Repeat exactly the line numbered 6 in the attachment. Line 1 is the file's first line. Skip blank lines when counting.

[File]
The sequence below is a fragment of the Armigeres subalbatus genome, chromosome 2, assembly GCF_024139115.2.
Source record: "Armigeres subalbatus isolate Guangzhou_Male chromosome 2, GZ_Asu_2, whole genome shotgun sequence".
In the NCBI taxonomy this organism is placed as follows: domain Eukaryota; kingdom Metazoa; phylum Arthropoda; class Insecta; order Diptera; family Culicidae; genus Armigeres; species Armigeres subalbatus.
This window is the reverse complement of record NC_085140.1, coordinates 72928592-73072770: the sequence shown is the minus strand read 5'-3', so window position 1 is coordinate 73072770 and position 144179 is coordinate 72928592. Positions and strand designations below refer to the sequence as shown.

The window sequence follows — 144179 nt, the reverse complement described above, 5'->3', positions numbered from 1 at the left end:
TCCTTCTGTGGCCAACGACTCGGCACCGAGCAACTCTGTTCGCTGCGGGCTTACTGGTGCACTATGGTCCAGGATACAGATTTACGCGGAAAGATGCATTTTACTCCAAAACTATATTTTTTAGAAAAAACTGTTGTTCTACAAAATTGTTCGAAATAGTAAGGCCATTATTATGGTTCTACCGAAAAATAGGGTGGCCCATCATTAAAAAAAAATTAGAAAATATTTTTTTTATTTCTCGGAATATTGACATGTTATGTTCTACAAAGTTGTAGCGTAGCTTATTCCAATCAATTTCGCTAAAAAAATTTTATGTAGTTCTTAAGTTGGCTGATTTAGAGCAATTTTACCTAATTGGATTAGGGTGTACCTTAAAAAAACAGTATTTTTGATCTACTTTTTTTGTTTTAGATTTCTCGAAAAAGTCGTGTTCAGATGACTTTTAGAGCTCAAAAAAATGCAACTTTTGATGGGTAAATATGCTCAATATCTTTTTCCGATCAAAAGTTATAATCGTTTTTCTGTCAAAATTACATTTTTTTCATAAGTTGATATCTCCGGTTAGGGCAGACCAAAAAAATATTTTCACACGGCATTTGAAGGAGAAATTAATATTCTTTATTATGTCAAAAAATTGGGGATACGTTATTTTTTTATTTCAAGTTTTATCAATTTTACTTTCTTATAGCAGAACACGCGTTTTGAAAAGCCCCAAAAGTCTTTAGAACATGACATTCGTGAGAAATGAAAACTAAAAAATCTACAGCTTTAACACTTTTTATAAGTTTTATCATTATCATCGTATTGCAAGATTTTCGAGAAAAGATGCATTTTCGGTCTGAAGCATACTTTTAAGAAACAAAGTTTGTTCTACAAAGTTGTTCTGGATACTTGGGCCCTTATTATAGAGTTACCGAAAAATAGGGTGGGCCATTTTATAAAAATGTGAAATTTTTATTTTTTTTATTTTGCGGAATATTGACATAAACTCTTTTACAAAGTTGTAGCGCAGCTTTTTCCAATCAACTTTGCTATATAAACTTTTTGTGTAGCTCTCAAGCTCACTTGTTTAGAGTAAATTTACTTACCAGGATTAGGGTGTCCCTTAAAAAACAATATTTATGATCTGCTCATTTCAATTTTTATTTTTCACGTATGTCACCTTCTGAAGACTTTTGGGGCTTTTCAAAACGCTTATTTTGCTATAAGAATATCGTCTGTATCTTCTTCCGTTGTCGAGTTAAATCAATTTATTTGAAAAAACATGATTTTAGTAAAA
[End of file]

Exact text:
TCCTTCTGTGGCCAACGACTCGGCACCGAGCAACTCTGTTCGCTGCGGGCTTACTGGTGCACTATGGTCCAGGATACAGATTTACGCGGAAAGATGCATTTTACTCCAAAACTATATTTTTTAGAAAAAACTGTTGTTCTACAAAATTGTTCGAAATAGTAAGGCCATTATTATGGTTCTACCGAAAAATAGGGTGGCCCATCATTAAAAAAAAATTAGAAAATATTTTTTTTATTTCTCGGAATATTGACATGTTATGTTCTACAAAGTTGTAGCGTAGCTTATTCCAATCAATTTCGCTAAAAAAATTTTATGTAGTTCTTAAGTTGGCTGATTTAGAGCAATTTTACCTAATTGGATTAGGGTGTACCTTAAAAAAACAGTATTTTTGATCTACTTTTTTTGTTTTAGATTTCTCGAAAAAGTCGTGTTCAGATGACTTTTAGAGCTCAAAAAAATGCAACTTTTGATGGGTAAATATGCTCAATATCTTTTTCCGATCAAAAGTTATAATCGTTTTTCTGTCAAAATTACATTTTTTTCATAAGTTGATATCTCCGGTTAGGGCAGACCAAAAAAATATTTTCACACGGCATTTGAAGGAGAAATTAATATTCTTTATTATGTCAAAAAATTGGGGATACGTTATTTTTTTATTTCAAGTTTTATCAATTTTACTTTCTTATAGCAGAACACGCGTTTTGAAAAGCCCCAAAAGTCTTTAGAACATGACATTCGTGAGAAATGAAAACTAAAAAATCTACAGCTTTAACACTTTTTATAAGTTTTATCATTATCATCGTATTGCAAGATTTTCGAGAAAAGATGCATTTTCGGTCTGAAGCATACTTTTAAGAAACAAAGTTTGTTCTACAAAGTTGTTCTGGATACTTGGGCCCTTATTATAGAGTTACCGAAAAATAGGGTGGGCCATTTTATAAAAATGTGAAATTTTTATTTTTTTTATTTTGCGGAATATTGACATAAACTCTTTTACAAAGTTGTAGCGCAGCTTTTTCCAATCAACTTTGCTATATAAACTTTTTGTGTAGCTCTCAAGCTCACTTGTTTAGAGTAAATTTACTTACCAGGATTAGGGTGTCCCTTAAAAAACAATATTTATGATCTGCTCATTTCAATTTTTATTTTTCACGTATGTCACCTTCTGAAGACTTTTGGGGCTTTTCAAAACGCTTATTTTGCTATAAGAATATCGTCTGTATCTTCTTCCGTTGTCGAGTTAAATCAATTTATTTGAAAAAACATGATTTTAGTAAAA